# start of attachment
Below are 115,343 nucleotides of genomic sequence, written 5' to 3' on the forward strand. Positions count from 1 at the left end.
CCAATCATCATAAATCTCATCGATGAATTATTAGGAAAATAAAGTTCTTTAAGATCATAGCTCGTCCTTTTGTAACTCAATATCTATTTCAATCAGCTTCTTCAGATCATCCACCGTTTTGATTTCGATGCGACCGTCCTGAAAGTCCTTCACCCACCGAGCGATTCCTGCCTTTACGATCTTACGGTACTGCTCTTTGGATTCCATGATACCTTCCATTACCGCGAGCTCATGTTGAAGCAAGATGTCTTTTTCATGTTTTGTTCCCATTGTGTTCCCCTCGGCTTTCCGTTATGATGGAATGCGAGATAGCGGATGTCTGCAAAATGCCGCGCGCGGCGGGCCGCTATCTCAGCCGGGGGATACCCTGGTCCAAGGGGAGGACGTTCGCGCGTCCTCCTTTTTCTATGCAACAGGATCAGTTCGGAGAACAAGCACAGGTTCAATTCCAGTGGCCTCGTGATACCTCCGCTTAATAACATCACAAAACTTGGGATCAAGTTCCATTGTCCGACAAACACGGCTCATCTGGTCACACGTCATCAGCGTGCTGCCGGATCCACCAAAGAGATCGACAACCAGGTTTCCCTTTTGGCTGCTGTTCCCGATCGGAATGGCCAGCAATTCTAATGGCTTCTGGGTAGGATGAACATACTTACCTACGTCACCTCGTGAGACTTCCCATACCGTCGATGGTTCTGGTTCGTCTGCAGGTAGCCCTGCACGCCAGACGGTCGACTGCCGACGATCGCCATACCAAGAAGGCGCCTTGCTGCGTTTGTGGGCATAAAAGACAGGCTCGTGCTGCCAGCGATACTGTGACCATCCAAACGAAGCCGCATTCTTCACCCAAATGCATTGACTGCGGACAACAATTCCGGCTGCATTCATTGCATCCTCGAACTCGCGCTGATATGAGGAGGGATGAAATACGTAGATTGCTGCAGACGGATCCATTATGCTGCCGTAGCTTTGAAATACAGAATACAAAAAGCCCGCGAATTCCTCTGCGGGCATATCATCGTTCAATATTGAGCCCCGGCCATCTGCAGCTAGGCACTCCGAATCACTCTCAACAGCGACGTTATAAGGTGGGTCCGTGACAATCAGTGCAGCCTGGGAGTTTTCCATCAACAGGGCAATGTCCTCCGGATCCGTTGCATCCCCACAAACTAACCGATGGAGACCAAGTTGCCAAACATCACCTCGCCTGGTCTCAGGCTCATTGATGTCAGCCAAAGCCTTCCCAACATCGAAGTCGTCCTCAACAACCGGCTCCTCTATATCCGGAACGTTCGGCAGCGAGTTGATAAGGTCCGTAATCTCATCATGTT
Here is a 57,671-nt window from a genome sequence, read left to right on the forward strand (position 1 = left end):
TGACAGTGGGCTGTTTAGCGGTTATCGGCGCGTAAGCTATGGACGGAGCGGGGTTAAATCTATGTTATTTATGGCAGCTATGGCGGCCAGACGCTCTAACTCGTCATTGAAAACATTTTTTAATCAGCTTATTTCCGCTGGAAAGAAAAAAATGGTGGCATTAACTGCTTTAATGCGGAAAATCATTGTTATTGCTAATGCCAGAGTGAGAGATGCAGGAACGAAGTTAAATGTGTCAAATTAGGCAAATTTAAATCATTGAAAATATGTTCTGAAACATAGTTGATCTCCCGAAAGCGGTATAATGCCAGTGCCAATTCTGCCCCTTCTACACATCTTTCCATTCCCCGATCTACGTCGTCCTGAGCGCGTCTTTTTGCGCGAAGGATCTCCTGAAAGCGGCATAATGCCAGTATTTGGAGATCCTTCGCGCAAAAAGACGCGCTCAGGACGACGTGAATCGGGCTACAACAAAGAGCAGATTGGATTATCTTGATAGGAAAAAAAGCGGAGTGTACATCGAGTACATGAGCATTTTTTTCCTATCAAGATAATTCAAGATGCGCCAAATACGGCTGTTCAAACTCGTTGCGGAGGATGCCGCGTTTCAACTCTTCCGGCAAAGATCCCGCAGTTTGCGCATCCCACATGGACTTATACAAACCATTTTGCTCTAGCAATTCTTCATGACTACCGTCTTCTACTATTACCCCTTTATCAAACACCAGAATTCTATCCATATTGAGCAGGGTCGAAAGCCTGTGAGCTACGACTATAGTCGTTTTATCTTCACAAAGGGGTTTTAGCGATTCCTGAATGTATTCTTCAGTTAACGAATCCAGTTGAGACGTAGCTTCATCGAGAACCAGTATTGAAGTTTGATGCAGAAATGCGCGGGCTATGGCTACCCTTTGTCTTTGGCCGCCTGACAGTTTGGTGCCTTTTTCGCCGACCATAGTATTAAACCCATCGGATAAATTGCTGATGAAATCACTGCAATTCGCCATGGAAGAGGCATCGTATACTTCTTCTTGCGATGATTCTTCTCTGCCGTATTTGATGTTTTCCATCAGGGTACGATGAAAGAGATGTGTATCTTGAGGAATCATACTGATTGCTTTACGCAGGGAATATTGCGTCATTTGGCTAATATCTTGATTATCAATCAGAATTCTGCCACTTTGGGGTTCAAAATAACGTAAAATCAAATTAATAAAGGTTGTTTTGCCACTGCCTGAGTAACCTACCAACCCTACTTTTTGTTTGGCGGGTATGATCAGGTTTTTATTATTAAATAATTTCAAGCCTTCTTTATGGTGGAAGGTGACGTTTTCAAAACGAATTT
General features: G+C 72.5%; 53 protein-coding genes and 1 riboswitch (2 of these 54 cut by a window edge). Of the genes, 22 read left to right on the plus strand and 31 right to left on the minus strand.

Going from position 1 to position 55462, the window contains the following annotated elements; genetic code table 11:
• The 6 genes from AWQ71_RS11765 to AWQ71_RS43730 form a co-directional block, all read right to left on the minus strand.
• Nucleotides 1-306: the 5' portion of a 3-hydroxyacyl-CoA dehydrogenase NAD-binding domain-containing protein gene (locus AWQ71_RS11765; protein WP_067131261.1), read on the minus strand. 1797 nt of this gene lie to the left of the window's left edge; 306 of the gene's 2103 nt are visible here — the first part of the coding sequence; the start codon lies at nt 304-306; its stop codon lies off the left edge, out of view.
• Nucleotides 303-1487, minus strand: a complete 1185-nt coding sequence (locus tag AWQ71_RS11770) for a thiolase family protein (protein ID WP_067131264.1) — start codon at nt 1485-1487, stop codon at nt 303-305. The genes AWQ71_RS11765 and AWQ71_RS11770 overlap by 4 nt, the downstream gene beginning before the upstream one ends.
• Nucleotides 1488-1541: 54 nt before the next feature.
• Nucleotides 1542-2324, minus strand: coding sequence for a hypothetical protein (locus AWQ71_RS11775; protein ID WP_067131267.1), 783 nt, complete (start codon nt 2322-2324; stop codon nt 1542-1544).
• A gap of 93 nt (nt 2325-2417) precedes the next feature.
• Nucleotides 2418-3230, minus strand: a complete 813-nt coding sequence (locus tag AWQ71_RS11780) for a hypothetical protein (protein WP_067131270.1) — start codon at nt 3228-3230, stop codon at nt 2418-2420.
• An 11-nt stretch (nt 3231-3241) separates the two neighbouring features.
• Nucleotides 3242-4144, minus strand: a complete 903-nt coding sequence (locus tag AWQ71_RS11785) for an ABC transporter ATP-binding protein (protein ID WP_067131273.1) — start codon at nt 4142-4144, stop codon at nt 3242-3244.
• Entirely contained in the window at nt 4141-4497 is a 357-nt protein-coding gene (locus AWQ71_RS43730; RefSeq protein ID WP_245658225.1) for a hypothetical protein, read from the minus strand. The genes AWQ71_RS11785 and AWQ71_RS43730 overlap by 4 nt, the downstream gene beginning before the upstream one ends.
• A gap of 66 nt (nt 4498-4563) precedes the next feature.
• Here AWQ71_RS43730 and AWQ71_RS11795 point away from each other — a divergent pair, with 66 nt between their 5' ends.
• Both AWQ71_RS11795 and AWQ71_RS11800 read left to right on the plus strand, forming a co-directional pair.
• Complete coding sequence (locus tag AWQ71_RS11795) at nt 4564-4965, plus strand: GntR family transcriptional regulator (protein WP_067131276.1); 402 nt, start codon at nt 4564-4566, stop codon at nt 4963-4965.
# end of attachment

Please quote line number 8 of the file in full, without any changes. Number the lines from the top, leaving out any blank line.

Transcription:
• Nucleotides 1-306: the 5' portion of a 3-hydroxyacyl-CoA dehydrogenase NAD-binding domain-containing protein gene (locus AWQ71_RS11765; protein WP_067131261.1), read on the minus strand. 1797 nt of this gene lie to the left of the window's left edge; 306 of the gene's 2103 nt are visible here — the first part of the coding sequence; the start codon lies at nt 304-306; its stop codon lies off the left edge, out of view.